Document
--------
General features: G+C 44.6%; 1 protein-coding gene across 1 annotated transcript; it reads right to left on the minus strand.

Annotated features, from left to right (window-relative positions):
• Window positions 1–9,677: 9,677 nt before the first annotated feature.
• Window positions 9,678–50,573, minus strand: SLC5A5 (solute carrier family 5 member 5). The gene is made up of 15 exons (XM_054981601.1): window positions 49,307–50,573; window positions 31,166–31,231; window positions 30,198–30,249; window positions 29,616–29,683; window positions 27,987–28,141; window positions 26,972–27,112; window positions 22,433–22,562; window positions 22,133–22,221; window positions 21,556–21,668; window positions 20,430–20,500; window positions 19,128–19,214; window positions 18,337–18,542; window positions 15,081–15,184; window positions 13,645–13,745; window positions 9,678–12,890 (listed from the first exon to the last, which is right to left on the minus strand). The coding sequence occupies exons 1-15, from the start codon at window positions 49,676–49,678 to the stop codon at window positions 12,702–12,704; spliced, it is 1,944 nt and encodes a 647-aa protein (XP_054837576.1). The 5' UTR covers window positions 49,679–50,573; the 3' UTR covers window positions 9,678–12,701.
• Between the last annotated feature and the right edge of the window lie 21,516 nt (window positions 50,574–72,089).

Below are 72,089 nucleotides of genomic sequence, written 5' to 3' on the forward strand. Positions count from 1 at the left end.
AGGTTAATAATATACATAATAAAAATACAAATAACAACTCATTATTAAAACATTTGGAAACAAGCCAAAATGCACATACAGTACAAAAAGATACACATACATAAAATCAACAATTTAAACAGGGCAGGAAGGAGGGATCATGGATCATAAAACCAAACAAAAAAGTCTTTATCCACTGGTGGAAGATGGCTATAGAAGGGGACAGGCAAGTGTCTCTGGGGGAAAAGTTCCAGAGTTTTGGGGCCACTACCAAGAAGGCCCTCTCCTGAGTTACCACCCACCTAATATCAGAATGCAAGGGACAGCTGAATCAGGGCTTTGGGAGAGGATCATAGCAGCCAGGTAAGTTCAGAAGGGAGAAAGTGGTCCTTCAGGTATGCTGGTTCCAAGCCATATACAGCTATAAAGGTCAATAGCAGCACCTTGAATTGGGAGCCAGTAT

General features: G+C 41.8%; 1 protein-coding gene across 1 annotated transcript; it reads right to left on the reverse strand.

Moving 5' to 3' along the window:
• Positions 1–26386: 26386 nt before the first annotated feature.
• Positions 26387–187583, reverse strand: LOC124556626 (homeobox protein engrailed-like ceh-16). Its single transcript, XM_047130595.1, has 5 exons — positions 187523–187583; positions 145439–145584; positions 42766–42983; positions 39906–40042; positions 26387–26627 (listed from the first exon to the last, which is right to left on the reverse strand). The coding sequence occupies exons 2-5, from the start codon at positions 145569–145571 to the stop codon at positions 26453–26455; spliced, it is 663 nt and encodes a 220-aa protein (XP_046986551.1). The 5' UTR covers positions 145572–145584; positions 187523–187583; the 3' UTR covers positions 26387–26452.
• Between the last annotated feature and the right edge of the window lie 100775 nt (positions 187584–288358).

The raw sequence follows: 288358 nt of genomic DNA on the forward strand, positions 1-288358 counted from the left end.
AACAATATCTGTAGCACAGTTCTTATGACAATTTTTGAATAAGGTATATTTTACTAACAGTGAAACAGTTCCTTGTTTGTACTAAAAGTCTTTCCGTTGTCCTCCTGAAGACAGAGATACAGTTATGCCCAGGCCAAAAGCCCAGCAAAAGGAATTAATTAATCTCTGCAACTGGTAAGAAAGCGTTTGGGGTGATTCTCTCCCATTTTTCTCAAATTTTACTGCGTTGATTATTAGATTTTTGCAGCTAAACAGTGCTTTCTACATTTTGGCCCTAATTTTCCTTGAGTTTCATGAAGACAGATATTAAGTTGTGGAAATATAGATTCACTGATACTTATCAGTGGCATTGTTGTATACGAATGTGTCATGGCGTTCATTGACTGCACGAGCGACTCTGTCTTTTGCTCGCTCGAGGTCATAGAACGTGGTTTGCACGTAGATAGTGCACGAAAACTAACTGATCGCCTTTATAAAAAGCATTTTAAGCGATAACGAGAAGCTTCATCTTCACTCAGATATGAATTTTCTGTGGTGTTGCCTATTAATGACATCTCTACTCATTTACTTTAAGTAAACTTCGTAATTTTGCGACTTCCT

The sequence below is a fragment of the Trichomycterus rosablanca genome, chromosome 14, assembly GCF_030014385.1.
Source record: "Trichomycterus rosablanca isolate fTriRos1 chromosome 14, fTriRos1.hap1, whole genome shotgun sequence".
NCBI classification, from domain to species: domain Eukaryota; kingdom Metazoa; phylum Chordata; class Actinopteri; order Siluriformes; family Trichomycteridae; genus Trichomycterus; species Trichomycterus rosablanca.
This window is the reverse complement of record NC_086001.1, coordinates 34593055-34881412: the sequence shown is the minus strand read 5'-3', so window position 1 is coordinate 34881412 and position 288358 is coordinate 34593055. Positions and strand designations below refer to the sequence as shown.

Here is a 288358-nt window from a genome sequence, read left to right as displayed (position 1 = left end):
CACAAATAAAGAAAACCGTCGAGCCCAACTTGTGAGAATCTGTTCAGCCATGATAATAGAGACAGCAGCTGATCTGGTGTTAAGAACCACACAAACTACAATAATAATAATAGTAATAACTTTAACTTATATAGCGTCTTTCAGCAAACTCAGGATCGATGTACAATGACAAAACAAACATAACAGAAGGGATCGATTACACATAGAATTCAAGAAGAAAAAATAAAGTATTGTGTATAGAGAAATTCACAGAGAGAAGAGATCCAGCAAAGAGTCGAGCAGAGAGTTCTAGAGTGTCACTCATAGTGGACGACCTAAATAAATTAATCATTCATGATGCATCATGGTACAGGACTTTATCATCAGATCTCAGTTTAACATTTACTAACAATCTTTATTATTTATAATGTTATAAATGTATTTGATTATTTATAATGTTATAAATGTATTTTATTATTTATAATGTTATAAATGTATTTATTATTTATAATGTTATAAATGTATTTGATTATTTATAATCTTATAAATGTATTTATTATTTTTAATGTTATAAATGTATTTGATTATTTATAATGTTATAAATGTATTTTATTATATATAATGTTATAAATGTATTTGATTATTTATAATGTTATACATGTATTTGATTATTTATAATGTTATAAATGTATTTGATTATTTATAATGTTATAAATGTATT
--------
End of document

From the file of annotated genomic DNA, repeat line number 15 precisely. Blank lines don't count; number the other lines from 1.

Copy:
The sequence below is a fragment of the Trichomycterus rosablanca genome, chromosome 14, assembly GCF_030014385.1.